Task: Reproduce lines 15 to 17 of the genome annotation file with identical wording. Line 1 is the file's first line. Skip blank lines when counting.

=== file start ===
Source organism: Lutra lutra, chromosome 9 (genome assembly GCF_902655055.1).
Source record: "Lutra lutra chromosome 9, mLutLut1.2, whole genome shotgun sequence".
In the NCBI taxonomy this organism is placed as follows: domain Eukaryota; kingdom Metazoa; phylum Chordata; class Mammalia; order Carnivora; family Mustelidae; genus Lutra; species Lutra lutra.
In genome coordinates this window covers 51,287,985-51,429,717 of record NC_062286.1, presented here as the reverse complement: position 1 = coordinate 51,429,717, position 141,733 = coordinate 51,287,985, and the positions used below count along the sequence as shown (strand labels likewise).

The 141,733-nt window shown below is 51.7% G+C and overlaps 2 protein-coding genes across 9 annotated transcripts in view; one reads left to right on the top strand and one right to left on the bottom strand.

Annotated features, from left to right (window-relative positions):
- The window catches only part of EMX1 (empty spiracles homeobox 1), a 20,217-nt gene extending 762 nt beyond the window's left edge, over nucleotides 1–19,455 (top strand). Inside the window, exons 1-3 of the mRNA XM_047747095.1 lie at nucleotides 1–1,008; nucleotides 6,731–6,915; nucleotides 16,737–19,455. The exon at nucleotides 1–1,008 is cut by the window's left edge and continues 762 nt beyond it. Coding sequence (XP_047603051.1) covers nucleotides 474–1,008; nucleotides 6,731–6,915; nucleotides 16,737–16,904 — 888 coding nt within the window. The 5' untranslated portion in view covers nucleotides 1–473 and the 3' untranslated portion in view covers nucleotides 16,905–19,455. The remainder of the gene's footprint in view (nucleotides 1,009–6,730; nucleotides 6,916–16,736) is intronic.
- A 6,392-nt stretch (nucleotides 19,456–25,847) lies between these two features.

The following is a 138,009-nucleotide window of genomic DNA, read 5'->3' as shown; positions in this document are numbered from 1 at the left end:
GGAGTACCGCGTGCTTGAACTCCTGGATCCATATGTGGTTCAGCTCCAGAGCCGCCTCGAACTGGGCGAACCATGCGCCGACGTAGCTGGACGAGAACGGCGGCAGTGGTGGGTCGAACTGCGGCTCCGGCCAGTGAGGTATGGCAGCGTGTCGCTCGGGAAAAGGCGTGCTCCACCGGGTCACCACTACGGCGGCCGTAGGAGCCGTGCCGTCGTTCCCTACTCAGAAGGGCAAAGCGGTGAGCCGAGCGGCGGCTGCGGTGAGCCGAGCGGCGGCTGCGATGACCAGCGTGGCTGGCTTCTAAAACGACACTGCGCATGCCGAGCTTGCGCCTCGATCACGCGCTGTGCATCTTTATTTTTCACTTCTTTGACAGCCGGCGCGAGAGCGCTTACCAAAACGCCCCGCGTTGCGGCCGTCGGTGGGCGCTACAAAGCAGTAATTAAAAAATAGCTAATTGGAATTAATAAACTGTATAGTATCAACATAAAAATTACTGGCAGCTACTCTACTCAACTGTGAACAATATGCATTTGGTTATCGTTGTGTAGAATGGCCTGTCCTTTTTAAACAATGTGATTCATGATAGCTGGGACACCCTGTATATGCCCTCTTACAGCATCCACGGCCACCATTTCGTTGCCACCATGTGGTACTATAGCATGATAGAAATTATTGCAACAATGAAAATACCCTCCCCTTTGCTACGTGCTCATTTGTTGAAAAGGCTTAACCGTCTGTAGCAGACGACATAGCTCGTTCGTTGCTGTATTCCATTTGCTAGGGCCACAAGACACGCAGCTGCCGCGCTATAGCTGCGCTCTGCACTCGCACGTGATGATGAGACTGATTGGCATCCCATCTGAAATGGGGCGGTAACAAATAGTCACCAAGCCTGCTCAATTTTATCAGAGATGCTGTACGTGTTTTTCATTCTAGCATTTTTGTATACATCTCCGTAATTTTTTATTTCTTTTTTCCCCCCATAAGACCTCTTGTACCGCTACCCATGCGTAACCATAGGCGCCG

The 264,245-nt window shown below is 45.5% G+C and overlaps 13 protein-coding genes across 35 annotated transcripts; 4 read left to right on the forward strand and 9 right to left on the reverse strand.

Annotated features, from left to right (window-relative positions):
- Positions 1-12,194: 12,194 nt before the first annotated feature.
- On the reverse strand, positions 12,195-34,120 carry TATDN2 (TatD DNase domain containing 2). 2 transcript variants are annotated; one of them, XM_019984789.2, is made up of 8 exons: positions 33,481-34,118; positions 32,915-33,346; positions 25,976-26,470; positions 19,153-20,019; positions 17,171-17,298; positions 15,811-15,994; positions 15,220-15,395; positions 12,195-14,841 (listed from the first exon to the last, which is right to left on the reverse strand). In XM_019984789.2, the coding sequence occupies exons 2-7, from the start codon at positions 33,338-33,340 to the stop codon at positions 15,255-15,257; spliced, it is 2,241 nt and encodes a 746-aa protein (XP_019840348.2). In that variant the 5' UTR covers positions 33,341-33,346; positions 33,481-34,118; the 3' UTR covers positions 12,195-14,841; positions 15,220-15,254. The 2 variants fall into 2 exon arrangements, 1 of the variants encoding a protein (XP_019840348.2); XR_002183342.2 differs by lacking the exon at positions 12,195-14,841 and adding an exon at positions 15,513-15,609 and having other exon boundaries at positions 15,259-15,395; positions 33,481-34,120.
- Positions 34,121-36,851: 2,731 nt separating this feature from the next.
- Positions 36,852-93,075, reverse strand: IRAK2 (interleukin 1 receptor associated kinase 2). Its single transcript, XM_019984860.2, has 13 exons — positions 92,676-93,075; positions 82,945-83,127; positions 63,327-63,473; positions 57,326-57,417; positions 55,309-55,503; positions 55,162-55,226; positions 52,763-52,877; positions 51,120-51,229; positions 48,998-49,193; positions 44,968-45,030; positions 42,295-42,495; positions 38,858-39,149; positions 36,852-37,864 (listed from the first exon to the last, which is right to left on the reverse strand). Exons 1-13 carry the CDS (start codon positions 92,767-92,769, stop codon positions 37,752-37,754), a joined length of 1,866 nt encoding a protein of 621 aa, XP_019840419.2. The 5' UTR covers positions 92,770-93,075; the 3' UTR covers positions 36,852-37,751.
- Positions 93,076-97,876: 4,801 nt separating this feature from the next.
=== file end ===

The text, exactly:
- Positions 34,121-36,851: 2,731 nt separating this feature from the next.
- Positions 36,852-93,075, reverse strand: IRAK2 (interleukin 1 receptor associated kinase 2). Its single transcript, XM_019984860.2, has 13 exons — positions 92,676-93,075; positions 82,945-83,127; positions 63,327-63,473; positions 57,326-57,417; positions 55,309-55,503; positions 55,162-55,226; positions 52,763-52,877; positions 51,120-51,229; positions 48,998-49,193; positions 44,968-45,030; positions 42,295-42,495; positions 38,858-39,149; positions 36,852-37,864 (listed from the first exon to the last, which is right to left on the reverse strand). Exons 1-13 carry the CDS (start codon positions 92,767-92,769, stop codon positions 37,752-37,754), a joined length of 1,866 nt encoding a protein of 621 aa, XP_019840419.2. The 5' UTR covers positions 92,770-93,075; the 3' UTR covers positions 36,852-37,751.
- Positions 93,076-97,876: 4,801 nt separating this feature from the next.